Bradley Wiggins: Tour de France win was way to prove critics wrong
BeSpoke - BBC Radio 5 live's new cycling show
- Friday 2 November
- 21:00 GMT
Bradley Wiggins's victory in the 2012 Tour de France was fuelled by a desire to prove critics wrong after his previous efforts in the race.
Wiggins was third in 2009, promoted from fourth after Lance Armstrong's results were voided in October 2012.
But the Briton finished 23rd the following year, before retiring with a broken collarbone in 2011.
"People were saying I was a flash in the pan. It is kind of proving all those people wrong," said Wiggins.
Wiggins became in July when an authoritative performance from Team Sky delivered him across the line in the Champs Elysees more than six minutes clear of any other team's rider.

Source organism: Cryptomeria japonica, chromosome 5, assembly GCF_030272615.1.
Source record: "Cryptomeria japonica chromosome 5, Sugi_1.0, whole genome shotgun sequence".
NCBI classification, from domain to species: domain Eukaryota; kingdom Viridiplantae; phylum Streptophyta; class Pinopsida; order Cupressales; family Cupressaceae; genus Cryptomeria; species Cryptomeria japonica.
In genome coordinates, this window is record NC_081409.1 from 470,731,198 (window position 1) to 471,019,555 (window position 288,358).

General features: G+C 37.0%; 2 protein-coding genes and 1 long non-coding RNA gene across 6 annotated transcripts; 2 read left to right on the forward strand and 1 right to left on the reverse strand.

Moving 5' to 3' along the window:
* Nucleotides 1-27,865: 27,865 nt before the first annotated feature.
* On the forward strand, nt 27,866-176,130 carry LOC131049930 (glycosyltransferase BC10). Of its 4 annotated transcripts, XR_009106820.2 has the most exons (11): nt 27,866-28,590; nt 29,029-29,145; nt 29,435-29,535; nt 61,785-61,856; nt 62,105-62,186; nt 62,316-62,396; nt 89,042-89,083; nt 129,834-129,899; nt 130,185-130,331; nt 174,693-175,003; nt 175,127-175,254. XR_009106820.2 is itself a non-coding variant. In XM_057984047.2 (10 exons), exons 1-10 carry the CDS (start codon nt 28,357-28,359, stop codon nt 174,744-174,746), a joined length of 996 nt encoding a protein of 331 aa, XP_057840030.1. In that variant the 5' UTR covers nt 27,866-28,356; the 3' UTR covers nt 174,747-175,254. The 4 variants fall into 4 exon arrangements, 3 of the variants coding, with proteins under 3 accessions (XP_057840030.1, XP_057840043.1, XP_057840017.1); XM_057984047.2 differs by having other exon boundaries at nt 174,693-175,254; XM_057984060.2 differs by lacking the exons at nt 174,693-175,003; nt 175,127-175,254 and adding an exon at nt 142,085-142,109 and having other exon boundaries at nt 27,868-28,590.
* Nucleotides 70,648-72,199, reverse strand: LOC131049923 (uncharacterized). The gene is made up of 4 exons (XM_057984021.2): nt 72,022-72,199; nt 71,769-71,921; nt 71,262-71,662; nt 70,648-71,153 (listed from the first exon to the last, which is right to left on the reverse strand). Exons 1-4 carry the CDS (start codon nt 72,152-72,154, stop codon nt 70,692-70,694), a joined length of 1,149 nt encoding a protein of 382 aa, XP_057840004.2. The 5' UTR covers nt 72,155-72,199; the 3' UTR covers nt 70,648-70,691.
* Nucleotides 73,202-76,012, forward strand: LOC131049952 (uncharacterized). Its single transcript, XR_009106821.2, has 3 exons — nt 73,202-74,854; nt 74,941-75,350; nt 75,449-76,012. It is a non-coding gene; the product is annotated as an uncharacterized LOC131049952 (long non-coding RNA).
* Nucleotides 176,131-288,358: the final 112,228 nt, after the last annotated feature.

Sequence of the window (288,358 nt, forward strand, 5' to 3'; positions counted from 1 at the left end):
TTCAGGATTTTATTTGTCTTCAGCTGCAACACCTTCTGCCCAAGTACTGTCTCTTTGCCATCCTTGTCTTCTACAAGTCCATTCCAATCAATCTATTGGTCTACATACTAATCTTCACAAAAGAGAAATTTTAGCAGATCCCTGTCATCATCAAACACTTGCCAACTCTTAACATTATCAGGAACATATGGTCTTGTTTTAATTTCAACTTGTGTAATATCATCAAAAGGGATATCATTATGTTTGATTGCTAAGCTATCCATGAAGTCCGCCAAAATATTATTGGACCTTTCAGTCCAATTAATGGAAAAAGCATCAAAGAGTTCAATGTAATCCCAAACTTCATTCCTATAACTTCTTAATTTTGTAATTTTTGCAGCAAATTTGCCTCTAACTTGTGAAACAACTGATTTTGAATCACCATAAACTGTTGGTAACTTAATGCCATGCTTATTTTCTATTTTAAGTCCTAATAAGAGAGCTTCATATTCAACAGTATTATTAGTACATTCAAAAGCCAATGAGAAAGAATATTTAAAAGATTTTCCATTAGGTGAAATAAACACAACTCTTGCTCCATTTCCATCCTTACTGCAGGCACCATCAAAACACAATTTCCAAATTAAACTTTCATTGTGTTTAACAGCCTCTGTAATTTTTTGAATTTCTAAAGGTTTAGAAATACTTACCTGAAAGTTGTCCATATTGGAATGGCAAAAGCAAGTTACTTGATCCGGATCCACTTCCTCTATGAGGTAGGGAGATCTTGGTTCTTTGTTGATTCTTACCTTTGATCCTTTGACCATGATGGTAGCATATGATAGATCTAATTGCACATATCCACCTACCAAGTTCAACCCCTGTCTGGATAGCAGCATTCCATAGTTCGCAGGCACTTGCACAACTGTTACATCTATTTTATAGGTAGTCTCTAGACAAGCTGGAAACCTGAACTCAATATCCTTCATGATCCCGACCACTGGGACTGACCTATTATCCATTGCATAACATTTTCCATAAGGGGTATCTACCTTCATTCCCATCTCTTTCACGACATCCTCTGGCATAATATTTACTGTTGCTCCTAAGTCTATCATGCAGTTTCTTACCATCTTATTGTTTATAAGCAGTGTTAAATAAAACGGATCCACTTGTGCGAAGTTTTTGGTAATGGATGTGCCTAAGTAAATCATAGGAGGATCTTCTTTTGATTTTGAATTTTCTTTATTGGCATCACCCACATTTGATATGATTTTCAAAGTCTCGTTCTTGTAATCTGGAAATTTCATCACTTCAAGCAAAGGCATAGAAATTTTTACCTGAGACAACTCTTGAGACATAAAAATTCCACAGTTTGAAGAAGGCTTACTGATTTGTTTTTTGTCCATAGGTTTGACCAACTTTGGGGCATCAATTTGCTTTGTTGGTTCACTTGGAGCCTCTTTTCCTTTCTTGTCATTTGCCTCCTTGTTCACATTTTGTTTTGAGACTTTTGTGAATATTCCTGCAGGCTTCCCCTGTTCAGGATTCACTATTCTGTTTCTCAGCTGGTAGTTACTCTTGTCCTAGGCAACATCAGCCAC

The 32-year-old then added to the three Olympics golds he had won in appearances at Athens and Beijing after playing a starring role in the Games' opening ceremony.
But Wiggins, who sought out his wife Catherine and two children amid the Hampton Court crowd in the wake of winning the time trial, says that his disappointments keep his feet on the ground.
"In my moment of success I just wanted to be with the people who mattered the most," Wiggins told the BBC.
"I had a lot of disappointment a couple of years ago and I felt a bit insecure at times about how people thought of me.
"You know who your friends are at those times, really.
"That has stuck with me because now, at a moment of success, you can do no wrong.
"It was only the people around me who believed in me and gave me the confidence."
Wiggins has conceded it is on a more mountainous 2013 course, rather than defend his title.
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